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This report examines the great progress made in availability and adoption in the broadband market over the past few decades and shows how Californian residents and businesses have come to use broadband widely. The policy issues involved with continuing the tremendous strides already made are discussed, along with recommendations for policy-makers.

The report begins by documenting the rapid growth of Internet usage in the U.S. and California. There is a review of the current state of competition in voice and broadband markets, discussing the decline of traditional telephone service, which is rapidly approaching irrelevance, and the rise of wireless and Internet services. California consumers dropped one in five of their remaining traditional voice lines in 2013, leaving only 9 percent residential voice lines in California as traditional POTS lines. As of the first half of 2014, 47 percent of U.S. households relied only on wireless phones.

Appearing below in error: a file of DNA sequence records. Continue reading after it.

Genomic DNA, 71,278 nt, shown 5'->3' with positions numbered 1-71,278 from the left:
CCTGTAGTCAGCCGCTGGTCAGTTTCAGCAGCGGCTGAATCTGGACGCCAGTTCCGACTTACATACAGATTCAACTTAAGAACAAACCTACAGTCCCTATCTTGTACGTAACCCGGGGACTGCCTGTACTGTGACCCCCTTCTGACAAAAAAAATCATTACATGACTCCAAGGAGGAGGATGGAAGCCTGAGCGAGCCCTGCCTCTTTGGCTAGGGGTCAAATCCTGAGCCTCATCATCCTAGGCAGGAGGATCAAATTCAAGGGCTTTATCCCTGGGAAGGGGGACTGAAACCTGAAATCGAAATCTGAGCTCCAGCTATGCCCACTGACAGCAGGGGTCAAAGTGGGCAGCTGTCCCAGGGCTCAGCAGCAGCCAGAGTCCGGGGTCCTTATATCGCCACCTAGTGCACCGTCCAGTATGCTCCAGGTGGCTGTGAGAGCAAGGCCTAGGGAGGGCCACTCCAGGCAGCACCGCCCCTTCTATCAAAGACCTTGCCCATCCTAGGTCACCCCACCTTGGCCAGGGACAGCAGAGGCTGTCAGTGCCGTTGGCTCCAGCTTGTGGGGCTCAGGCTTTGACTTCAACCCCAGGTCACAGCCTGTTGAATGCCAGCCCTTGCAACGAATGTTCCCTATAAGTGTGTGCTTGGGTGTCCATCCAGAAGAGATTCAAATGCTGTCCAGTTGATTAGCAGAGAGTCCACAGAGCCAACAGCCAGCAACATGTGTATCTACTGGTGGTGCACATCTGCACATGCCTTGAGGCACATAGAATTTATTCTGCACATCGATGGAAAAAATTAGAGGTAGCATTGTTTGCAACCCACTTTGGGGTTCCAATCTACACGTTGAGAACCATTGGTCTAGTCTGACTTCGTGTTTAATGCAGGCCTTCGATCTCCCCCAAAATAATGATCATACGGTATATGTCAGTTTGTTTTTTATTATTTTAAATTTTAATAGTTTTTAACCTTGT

The report discusses policy issues of availability and adoption of broadband. Since availability is nearly ubiquitous, policy focus should switch to the remaining barriers to adoption. State and federal policy toward universal service (CASF, CAF, Lifeline) is reviewed. The report presents detailed statistics on the availability of broadband in California. Growth in availability since 1999 to today’s nearly ubiquitous coverage is presented. Broadband has been growing at an annualized rate of 30.4 percent since 1999 and more than 130 broadband providers have entered the market in the state. Mobile broadband now accounts for 70 percent of broadband connections. The data show rapidly increasing quality of service, with speeds rising from 7 Mbps in 2008 to 55 Mbps in 2015. Over the same time period, there was a significant decline in the quality-adjusted price for broadband, from $12.89/Mbps in 2008 to $3.42 in 2015.

The report concludes with policy recommendations to expand broadband access and adoption, including deploying low cost options to achieve broadband parity, coordinating state and federal rural access subsidies to prevent waste, and updating state and federal Lifeline programs to support broadband. Other policy implications discussed include the need to remove barriers to deploying broadband infrastructure such as access to municipal rights of way, and retargeting CASF funds to unserved (rather than underserved) areas.

A brief version of this report is available as Paper 62 (